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A Woman' Qtioii.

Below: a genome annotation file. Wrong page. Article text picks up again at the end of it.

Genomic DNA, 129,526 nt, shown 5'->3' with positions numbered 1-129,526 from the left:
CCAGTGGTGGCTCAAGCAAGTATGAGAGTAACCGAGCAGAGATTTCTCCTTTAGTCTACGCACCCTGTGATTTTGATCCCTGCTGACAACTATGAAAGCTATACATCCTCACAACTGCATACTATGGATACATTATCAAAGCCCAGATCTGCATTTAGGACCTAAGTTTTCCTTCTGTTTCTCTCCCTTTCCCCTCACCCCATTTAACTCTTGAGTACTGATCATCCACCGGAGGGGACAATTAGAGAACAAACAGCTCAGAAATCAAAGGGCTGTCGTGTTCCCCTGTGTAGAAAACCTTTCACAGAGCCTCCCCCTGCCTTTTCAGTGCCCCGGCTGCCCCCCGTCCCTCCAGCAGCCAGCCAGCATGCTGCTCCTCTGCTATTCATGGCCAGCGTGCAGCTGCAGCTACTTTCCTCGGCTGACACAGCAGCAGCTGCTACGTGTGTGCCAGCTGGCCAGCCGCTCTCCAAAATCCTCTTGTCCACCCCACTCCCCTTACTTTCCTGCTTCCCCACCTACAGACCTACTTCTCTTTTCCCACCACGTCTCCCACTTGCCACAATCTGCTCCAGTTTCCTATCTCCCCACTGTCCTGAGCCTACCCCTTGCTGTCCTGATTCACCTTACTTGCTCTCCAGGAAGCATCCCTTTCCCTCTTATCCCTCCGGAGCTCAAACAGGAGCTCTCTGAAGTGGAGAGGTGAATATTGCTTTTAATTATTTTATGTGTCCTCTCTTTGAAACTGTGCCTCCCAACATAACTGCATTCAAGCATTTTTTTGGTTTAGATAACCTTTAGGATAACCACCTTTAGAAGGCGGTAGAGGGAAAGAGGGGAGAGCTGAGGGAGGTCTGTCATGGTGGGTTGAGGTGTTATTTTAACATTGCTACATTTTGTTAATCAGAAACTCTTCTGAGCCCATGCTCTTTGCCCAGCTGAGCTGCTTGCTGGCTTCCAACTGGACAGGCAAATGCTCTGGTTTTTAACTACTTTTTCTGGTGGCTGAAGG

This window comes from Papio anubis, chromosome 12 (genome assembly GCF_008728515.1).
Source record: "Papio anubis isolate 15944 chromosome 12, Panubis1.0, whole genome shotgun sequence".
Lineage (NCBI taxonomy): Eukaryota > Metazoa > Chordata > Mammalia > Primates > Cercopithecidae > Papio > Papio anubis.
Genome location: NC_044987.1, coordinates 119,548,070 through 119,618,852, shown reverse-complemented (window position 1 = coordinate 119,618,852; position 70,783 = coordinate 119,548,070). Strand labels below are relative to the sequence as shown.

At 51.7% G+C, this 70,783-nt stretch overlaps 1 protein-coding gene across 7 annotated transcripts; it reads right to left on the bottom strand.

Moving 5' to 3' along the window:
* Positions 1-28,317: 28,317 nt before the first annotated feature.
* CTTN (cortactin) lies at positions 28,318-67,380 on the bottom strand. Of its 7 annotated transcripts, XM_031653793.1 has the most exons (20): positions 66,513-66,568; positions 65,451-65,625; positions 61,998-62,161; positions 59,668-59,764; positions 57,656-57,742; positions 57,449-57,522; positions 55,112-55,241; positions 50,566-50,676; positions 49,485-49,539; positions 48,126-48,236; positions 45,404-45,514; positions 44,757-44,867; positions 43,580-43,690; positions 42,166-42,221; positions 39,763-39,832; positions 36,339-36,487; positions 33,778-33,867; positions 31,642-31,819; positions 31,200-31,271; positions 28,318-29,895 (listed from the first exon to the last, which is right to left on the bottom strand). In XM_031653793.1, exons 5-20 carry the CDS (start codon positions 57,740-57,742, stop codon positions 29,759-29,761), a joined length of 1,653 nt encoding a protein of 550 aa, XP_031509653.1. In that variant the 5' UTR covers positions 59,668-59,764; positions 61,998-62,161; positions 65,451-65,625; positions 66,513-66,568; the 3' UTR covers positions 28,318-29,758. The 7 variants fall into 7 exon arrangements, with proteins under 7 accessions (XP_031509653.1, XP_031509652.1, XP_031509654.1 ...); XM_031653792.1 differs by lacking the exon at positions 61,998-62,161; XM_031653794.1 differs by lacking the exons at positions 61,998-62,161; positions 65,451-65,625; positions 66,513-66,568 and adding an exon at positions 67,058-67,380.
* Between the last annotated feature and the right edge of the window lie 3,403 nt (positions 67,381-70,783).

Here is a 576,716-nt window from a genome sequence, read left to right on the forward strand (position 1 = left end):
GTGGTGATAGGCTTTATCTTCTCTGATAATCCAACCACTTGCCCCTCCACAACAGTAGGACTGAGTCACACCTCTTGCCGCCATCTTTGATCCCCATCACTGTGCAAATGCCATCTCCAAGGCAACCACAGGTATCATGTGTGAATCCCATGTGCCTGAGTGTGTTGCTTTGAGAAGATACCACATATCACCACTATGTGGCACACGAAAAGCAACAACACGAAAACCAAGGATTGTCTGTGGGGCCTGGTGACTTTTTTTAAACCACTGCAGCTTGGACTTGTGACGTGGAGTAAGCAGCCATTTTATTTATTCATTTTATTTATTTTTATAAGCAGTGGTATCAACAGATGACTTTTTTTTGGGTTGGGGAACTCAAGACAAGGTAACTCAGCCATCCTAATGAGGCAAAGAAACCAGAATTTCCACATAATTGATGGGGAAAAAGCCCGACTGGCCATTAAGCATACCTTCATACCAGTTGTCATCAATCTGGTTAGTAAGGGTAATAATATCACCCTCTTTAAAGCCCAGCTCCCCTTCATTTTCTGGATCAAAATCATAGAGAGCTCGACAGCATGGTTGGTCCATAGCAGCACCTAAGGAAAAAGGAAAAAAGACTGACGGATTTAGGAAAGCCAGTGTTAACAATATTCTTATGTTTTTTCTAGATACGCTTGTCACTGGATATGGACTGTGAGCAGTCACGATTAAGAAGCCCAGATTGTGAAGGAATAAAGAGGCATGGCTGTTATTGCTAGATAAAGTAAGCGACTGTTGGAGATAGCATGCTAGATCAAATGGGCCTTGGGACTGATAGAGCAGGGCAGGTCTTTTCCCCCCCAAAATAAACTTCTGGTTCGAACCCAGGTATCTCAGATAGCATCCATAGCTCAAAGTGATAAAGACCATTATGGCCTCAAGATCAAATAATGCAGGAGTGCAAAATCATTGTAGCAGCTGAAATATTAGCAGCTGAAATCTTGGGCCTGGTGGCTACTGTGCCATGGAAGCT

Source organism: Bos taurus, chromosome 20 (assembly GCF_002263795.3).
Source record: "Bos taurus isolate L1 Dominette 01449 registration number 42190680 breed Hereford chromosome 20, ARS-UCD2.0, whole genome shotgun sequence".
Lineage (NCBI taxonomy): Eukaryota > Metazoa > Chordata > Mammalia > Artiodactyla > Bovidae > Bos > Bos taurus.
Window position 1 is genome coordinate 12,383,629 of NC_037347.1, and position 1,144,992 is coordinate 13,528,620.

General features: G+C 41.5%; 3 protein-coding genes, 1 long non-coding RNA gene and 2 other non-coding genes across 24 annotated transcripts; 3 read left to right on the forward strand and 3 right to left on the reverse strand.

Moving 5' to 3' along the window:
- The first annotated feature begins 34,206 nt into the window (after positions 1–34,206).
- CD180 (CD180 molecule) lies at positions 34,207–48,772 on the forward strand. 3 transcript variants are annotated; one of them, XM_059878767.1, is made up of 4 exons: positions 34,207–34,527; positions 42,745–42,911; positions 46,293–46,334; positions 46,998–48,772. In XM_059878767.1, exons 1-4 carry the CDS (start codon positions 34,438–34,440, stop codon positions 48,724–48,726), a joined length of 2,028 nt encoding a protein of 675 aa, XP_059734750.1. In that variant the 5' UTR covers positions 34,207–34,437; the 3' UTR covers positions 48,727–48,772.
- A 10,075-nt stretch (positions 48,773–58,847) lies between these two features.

Before I trust my fate to thee, Or place my hand in thine ; Before yon got your overcoat Or help me on with mine; Before I peril all for thee. Question thy soul to-night for me. Before we stir a single step. Stand back and let me know; Does my black skirt touch on the sides. And does the white skirt show? Epeak now, lest at some future day My wtole life wither and decay. Look deeper still within thy soul. And let me learn my fate; Am I all buttoned down the back And is my hat on straight? Let no false pity spare the blow But in true mercy tell me so. Gaze on my face and answer true. Before we start to c . Can'st thou detect the rosaline And does the talcum show? If so at any pain or cost. Oh, tell me now ere all is lost I Nay, answer not ; tbou could' st not tell. The words would come too late; Get on thy hat and hurry up. We haven't time to wait. Whatever in my heart may fall. Remember, I must risk it all ! Puck. WmltlBK- for Some H. Woman has been handicapped through the ages by being brought up to think that there la not much worth while In life outside of marriage, writes Orison Swett M arden in Success Maga cine. How many precious years and op portunities for growth, for life en largement she has missed while wait ing for marriage! Even to-day. In this splendid age, we see young women everywhere with splendid possibilities who seem to be Just waiting, waiting, watting for what they bare been brought up to believe Is the supreme event of their lives. Many of them might broaden their edu cation and Improve themselves wonder fully while they are waiting for the right man to come along. Did they trot know it, they are not half as likely to find the right man while waiting Inactively as when they are vigorously preparing themselves for a large and useful life. It is most unfortunate that any girl should be brought up to-day with the antiquated Idea that marriage is every thing, and that other things do not count much. The traditions of the past, however, are rapidly falling away from the emancipated woman of the twentieth century. In this new era tens of thous ands of girls have found glorious open ings in all departments of life. Vast fields of usefulness are awaiting wom an on every side. She is realizing that achievement is sexless; that she can be just as Independent as man, and that there are Just as many oppor tunities and fields of usefulness for ber. Who can estimate what this new era means to the plain girl, the girl with splendid mental powers, but who may be physically unattractive, or who may prefer a single life? Pale-toned gloves are being worn in Paris more than white ones for smart afternoon dress. Satin Is best left un trimmed, al though for afternoon gowns for spring it will be among the most popular fa brics. nats of fine coral chip, as well as the once more popular crinoline, will be seen, with wide-spreading brims curled up on one side. " A rather wide band of ribbon, brought up around the hair and tied in a broad, girlish bow at one side, is a French head finish much favored. Dangles, tassels, fringes, all are in order, and passementerie drop trim mings may be found in all the modish colors and in the metallic, pearl, Jet and crystal effects. Metallic tissues and nets are being brought out In amazing variety. Every hade of gold, silver, gun metal ami bronze is represented, and there are, too, all of the colors shot with metal. Net girdles of wide soft mesh, em broidered boldly In ribbouslne (a lus trous fiber) and fringed with this same ribbouslne, are offered in many of the fashionable colors and in white, which may be dyed to any shade. Raffi has been woven into extraor dinarily smart bags and belts, the straw often being oddly but delight fully studded with semiprecious stones. whose color shows attractively upon the soft shade of the straw. Heads are no louger crinkled and ratted past all semblance of humanity. The simpler the better, say the know- lng ones. If your "style" permits a de mure wave flowing away from a classic center part, so much the luckier for you. Fancy Tacked Blons. The latest blouses are made with Just such long pretty sleeves as these, and this model can be utilized both for the separate waist of net, thin silk, lingerie material and the like and for the entire gown. In the Illustration it is made of fine lawn combined with banding of Valenciennes lace, and with hand embroidery worked in the squares formed by the design, but these squares can be filled with applied motifs If preferred, and for the trim ming any banding is appropriate. Wl-ree of the Presidenta. The wives of the Presidents are as follows : Washington married Martha (Dan- d ridge) Custls; John Adams, Abigail Smith; Madison, Dolly (Payne) Todd; Monroe, Eliza Kortwright; John Quln- cy Adams. Louisa Catherine Johnson ; Jackson, Rachel (Donelson) Robards; Van Buren, Hannah Hoes; Harrison. Anna Symmes; Tyler, Letitla Chris tian; second wife, Julia Gardiner; Polk, Sarah Childress; Taylor, Mar garet Smith; Fillmore, Abigail Powers; second wife, Caroline Mcintosh ; Pierce, Jane. Means Appleton ; Lincoln, Mary Todd; Johnson, Eliza McCardle; Grant, Julia Dent; Hayes, Lucy Ware Webb; Garfield. Lucretla Rudolph; Arthur, Ellen (Lewis) Herndon; Cleveland, Frances Folsom; Harrison, Caroline Lavlnia Scott; second wife, Mary Scott Dlmmlck; McKInley, Ida Sexton; Roosevelt, Alice Lee; second wife, Edith Kermlt Carow ; Taft, rielen Her rón. Cracki In Floor. There are three methods of filling cracks In floors. First, dissolve one pound of glue in two gallons of water. Stir into this enough fine sawdust to make a thick paste and fill the cracks with it. The paste may be colored to match the wood. Second, fill the cracks with putty. One can make the puity by mixing whiting and linseed oil together and kneedlng it until the paste Is smooth. The putty may also be colored to-match the wood. Third, soak finely shredded paper In water and boil it until It Is soft pulp, and to every two gallons add one pound of glue. The cracks must be filled solid and even with the boards. To Overcome Bolla. A French doctor has had great suc cess with scattering boils by applying at the first sign of inflammation com presses wet with equal parts of tinc ture of arnica, tincture of iodine and spirits of camphor. Continue until the trouble seems to be passed. If with the compresses one drinks sulphur water or red clover blossom tea, it will help to scatter the boils and overcome the tendency. How to Walk Graeefnlly. Nearly every woman walks far too rapidly for anything like grace to en ter into her movements. Tall women, for some reason, walk more slowly than little ones. Their elbows, shoul ders and hips move from side to side with every movement of their feet If you want to be graceful, don't look at your feet, but hold your head well up In the air. Don't shuffle. A little thoughtfulness and practice in high stepping will soon break you of this ugly habit. Don't bend your back at the waist, under the. impression tett you are thereby walking erectly. It throws the stomach forward, and Is al most as inimical to grace ns round shoulders. Finally, dou't allow your self to walk pigeon-toed' that is. with the toes turned In or straight. You can never be graceful In movement while you do. Your Serrina; Machine. Women who do not thoroughly un derstand the sewing machine ofteu blame the machine when the fault of stiff running can be traced to not keep lng the machine clean. Most persona think that liberal doses of oil ar all that is necessary. Too much oiling is Injurious, and cil where there has not been careful dusting is worse tha none at all. It Is not enough to give a surface dusting; the cracks and crevices must be kept clean. This can not be done with a cloth. Iustead use a coarse silk" thread, to draw back and forth through cracks to get out fin dirt that can not otherwise be removed Care should also be taken that pins and needles do not slip into the shuttle part of the machine, ns often they clog it and the cause can not be discovered for some time. It is a mistake to use a cheap oil, as it cakes and makes the parts sticky. Never let the machine stand uncovered when not In use; and guard carefully from dampness. Rub bing the running strap occasionally with a little vaseline or oil will make the leather wear longer. Perfnmlna; the Hair. There is a difference of opinion as to perfumed hair; some women, nice ones, too, think a faint, elusive, in dividual fragrance to the hair correct. while other women are strong in their condemnation of scented tresses. If you are not one of the women who think perfumed hair vulgar, you may like to know how to impart an odor to it Instead of paying to have It done by the hairdresser. The best time Is immediately after the hair Is shampooed, while it is still slightly damp. Pour five or six drops of oil of lavender, oil of Jasmine or oil of violet in the palm of your hand and rub it over the bristles of a clean. rather stiff hair brush. Brush the hair thoroughly for five or ten minutes, and you will carry around for a week a faint, delicate fragrance. A paste made of fine starch and a very little water spread on a bruised spot immediately after the blow will often prevent discoloration. When the brows are thin and scant they should be rubbed with a drop of warmed almond oil or a very small quantity of pomatum of vaseline. This should be put on before brushing and shaping. To keep the hands smooth and white soak them in sweet almond oil every night. Pour the oil In a bowl and Im merse the hands for several minutes. Wipe gently with a soft towel and draw on loose white gloves for sleep ing. The habit of biting thread with the teeth, of using the teeth as a vise for removing corks, for cracking nuts or to supply a deficiency in tools is most nn wise, and will surely cost the unwise person dear. It cannot be condemned too strongly. A good treatment for white spots on the nails Is a nightly application of a paste made of equal quantities of tur pentine anl myrrh. In the morning the nails should be wiped over with olive oil. If yon are manicuring your nails yourself, you may be digging them too hard, thus causing spots. Pajamns for Children. It has become the accepted thing to put little girls and boys in pajamas Instead of nightgowns. They are warmer in the winter and cooler in summer than the long sleeping robe, and healthier at all times. These pa- Jamas are made in striped flannel, in soft cotton, in crossbar dimity and striped China silk. For Tonellltla. Oil of eucalyptus for 10 cents not tincture, but oil. To cure any affec tion of the air passages of the throat or lungs take 6 to 10 drops placed on surar. and allow same to dissolve slowly and then swallow. Repeat ev ery two to four hours, according to severity of the case. Pollah the Fnrnltore. A furniture polish that is recom mended by those who have tried it is made with one wine glassful of olive oil, the same quantity of vinegar, and two tablespoonfuls of alcohol. Apply with a soft cloth and polish with flannel. ENGLAND'S WEALTHIEST DUXES. Bedford and Weatmlnater Hena Llat la Territorial Poaaeaaioaa. Speculation was rife a few days ago concerning the identity of the two mil lionaires who are credited In the sta tistical abstract of the United King dom with possessing between them the enormous sum of $32.005,000, says the Montreal Star. These two fortunate persons are probably the dukes of Westminster and Bedford. The Duke of Bedford, who Is known among his intimates by the nickname of Hatband," owns the larger portion of Bloomsbury and the whole of Co rent Garden, including the market, which is reputed to bring him $230,000 a year. The Duke and Duchess of Bedford care little for society, and the only occasions on which they appear arc at rare intervals in the Bedford box at Covent Garden opera and at Prince's skating rink in Knightsbridge. At Woburn Abbey, their principal pa latial residence, there are private zoological gardens. The Duchess of Bedford is a fellow of the Zoological Society. The duke Is greatly taken up with all the varied interests of his property and Is the author of a book on "The Management of a Great Is doubtful whether the Duke of Westminster realises exactly what he is worth. He is probably che most wealthy territorial magnate In the kingdom, counting among his proper ties the valuable Grovenor estate, which is situated in the heart of the West End The Grosvenor family represents one of the few remaining sets in London society that may be described as strict ly exclusive. They live In a world of their own. Outsiders for them do not exist, nor will thoy willingly tolerate the presence of any one who by birth and breeding does not belong to the privileged elect. This exclusiveness is probably the result of the successful marriages made by the Grosvenor girls into exalted families. An idea of the duke's colossal wealth can be gained by an inspection of the splendid town mansion, which is a treasure house filled with objects of priceless value. Many people are con tent with a clock which costs a few dollars, but that which tells his grace of Westminster the hour possesses a pendulum which In itself is worth $240,000, for it is set with forty-eight flowless diamonds, each valued al $3,000. The Duke of Wcsmlnster is a popular sportsman, and Is known among his particular friends as Bend Or. a nickname conferred on him to commemorate the famous race horse of that name, owned by his grandfwih- er, the late duke. Socialists and others may forgive him his great wealth when It is stated, that fancy foods have no favor in the Westminster household. Simple dishes are always provided, such as mutton cutlets, milk puddings, fruit tarts and so on. Much of his vast wealth is derived from ground rents. He grows rich boca usa he can't help it The Hamaa Heart. The heart of a man is a book no. it Is an encyclopedia of everything that has ever come within the range :of its personal experience. It preserves an eternal record of all the stories in which it has played a part. It Is strange what sad things may be bid den in its depth without giving any token of their existence. The heart may be gay and may send the smile mantling to the face, but all the while you see only the topmost stratum. If the graves beneath were to give up their dead the smiles would seem strangely out of placts. It Is Just Ilk this great earth of ours that renews It self year after year and has not oj its surface any token to tell what Is the simple truth that it lias given graves to 200 generatious of human beings. Farrell. Early Methoda of Cartas Sklna. The original process of curing skins was probably the simple one of clean ing and drying them. Removal of the hair by maceration in water seems to have been common among the very early tribes, and one writer has sug gested that the idea was obtained from the natural process of depllation. They must certainly have been famil iar with it in the case of drowned ani mals, where maceration can be plain ly observed. Following this smoke. sour milk, oil and the brains of the animals themselves were found effica cious. Many of these primitive meth ods are employed in remote places at the present time. How They Met. Accidentally they encountered each ther for the first time at a railway turn stile. Let me pass!" haughtily exclaimed one of the two. No !" said the othir, with equal haugh tiness. "I am first, if you please!" "O, you are. are you? "I am!" "Indeed? Who are you?" "I am the Gibson girl!" "Then you shall go first on account of your age. 1 am tas Harrison t tsner irl." With a moc-king smile the Harrison Fisher girl stepped aside and let the Gib- son c.rl pass. Chicago Tribune. Novel Kara Breaker. A Colorado man has invented as egF-brcaker which reduces to a sclent the- breaking of an egg and make) what was sometimes a pain ful operation an interesting bit of work. This device consists of an apparatus much like a pair of pincers, with long wire handles and semi-circular Jaws, each equipped with tiny teeth at the end. Above and below the Jaws are conical springs, forming a receptacle the shape of an egg. The egg is placed in these springs and by gripping the handles of the device the Jaws press upon It, cut ting through the shell as neatly ad a man might cut a piece of fruit with a knife. The egg is thus opened not only without soiling the cloth, but without burning the hands, which was the inevitable experience in the old way. Dainty Potatoes. Boll potatoes until thoroughly cook ed, mash and stir in egg and one cup of milk, a teaspoon ful of salt and a pinch of pepper. Roll potatoes into balls the size of a tennis ball. Make a cup out of a lettuce leaf twisted and put in one ball. Arrange leaves and balls in a flat dish with slices of hard boiled eggs around edge and a sprig of parsley. Serve with roast beef. Erea and Oyatera. Beat up three eggs, add one table spoonful of cream and a seasoning of salt and pepper. Melt one tablespoon ful of butter in a saucepan. When it Is hot pour in the egg mixture and stir over a slow fire. When it is Just be ginning to thicken add twelve oyster and continue cooking the mixture till It is a soft, cretmy mass. Serve a quickly as possible on toast. Sponce Candy. Put together in a saucepan two cop of granulated sugar, one cup of New Orleans molasses, a half cup of water, a tablespoonful of vinegar and a small bit of butter. Boll until a little dropped into cold water la brittle, then taken from the fire, stir in a spoonful of baking soda and, while foaming, turn into greased dishes to cool. Do not null. Pampkln Bread. Stew a good-sized pumpkin as for pies, mash fine and make stiff with flour. Add a teaspoonful of salt Mis well and turn into a greased bread pan, and bake in a slow oven for three hours or more. This may be eaten hoc or cold, but is best when cold; It is cut into thick slices and tried, then served with Jelly or a sweet sauce. Stewed Beets. Coos: six medium-sized beets. When oft peel and chop in dice. Take water and vinegar, salt and pepper to taste, jne dessertspoonful of sugar, butter the size of a walnut. Cook all together fifteen minutes, then thicken with flour to the consistency of cream. Serve in aide dish as a vegetable. To Preñare Veatetahlea. Place all loug vegetables, such aa asparagus, carota, parsnips and salsify. In cold water to make them crisp, then put on board, and scrape from yoq. A great quantity of vegetables can be prepared in a short space of time, be sides leaving the hands absolutely stainless. How to Vae Sagre. When preparing dressing for poultrj sage is generally used, and the stems and leaves are found so disagreeable in the dressing. A good way of preA venting this is to steep a tablespoon of sage In half cup of boiling water. This n be strained right into the dressing Candled Peelinara. Cut into strips after removing the white membrane. Soak in cold water for two hours, then wipe dry. Boil two cups sugar with one of water until the syrup threads. Dip the strips of peel In this and lay on oiled paper ia the sun or warming oven to dry. To Keep Ears from Beratln-. Eggs when boiling frequently burs This is caused by their being too full of air, and may be prevented by prick ing one end with a needle before put ting them into the water. This makes in outlet for the air. Short Snaraeetlone. Keep tacks in bottles. It save,, opening many boxes to find a particu lar kind. For the roast of cold lamb course aerve an egg sprinkled with minced mint leaves. Covering the pan when fish ia fry ing ia opt to make the fish soft. A ani id. firm meat, that is at the same time flaky, is what the good cook likes.